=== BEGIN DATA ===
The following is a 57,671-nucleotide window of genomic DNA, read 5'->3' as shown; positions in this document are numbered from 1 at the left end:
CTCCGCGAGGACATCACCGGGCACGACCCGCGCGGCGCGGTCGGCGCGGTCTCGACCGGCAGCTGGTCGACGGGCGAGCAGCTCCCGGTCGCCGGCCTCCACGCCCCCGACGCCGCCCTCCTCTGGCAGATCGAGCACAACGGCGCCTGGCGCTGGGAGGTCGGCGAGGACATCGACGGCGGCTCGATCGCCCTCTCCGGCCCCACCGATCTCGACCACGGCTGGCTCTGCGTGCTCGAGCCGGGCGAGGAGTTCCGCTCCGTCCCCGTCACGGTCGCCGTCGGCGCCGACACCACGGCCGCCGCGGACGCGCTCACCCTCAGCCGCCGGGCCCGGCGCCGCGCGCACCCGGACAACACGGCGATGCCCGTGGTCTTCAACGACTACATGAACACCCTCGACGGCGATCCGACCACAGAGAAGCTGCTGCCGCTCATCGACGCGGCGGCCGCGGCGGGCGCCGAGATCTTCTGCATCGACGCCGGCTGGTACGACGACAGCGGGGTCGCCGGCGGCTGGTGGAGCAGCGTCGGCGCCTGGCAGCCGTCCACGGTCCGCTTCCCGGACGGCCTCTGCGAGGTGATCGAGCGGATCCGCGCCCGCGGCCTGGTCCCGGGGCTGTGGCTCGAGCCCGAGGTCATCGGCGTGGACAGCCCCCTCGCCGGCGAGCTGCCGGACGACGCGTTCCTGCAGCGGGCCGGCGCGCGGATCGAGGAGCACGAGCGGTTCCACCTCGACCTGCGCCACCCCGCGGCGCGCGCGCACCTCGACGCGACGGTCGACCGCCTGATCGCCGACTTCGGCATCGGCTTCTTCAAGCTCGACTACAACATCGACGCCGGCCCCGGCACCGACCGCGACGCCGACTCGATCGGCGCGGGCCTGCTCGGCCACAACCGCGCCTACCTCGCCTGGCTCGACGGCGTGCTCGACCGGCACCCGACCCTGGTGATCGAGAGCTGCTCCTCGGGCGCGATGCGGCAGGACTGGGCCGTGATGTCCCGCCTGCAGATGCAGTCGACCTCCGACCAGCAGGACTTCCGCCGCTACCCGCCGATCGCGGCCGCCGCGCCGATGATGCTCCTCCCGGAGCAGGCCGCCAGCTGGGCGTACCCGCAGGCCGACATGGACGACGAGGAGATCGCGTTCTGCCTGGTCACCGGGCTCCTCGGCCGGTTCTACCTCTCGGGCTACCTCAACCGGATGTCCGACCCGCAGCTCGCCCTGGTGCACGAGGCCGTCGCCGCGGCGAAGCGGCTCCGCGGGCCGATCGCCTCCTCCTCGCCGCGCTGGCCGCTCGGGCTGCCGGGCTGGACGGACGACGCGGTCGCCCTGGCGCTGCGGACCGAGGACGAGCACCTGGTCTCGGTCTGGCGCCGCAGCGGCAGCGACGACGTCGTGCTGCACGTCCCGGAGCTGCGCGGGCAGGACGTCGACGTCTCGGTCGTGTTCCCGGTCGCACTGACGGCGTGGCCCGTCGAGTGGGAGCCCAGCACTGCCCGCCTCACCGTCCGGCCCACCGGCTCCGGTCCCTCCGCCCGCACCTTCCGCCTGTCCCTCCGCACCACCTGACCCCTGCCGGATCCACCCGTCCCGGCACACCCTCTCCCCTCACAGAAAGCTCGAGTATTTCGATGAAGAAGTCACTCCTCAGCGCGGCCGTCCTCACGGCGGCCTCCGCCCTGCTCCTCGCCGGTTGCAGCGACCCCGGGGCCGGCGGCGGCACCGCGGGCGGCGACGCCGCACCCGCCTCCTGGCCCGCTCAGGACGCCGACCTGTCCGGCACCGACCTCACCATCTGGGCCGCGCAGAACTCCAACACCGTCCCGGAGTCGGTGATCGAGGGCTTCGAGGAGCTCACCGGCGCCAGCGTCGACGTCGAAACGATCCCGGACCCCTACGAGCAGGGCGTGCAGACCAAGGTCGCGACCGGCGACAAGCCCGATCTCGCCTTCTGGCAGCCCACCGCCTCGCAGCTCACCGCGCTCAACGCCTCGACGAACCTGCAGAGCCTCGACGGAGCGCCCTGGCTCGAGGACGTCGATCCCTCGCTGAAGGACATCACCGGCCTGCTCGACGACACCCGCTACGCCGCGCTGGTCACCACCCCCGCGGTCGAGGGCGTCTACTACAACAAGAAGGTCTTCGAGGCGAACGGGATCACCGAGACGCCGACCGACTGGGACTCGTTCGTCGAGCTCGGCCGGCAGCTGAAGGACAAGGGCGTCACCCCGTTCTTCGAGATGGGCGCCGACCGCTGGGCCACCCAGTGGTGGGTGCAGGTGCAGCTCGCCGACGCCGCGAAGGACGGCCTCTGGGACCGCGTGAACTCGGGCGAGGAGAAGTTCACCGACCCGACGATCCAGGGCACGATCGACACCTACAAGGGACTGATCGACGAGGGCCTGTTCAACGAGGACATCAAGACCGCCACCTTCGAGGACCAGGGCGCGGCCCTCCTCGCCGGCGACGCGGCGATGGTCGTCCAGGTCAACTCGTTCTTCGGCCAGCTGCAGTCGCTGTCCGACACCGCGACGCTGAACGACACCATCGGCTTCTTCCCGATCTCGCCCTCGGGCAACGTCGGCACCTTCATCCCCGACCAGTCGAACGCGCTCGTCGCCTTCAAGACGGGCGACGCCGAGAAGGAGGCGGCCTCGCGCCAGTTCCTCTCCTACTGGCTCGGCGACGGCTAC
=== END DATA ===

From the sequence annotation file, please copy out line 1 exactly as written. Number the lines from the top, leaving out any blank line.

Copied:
The following is a 57,671-nucleotide window of genomic DNA, read 5'->3' as shown; positions in this document are numbered from 1 at the left end: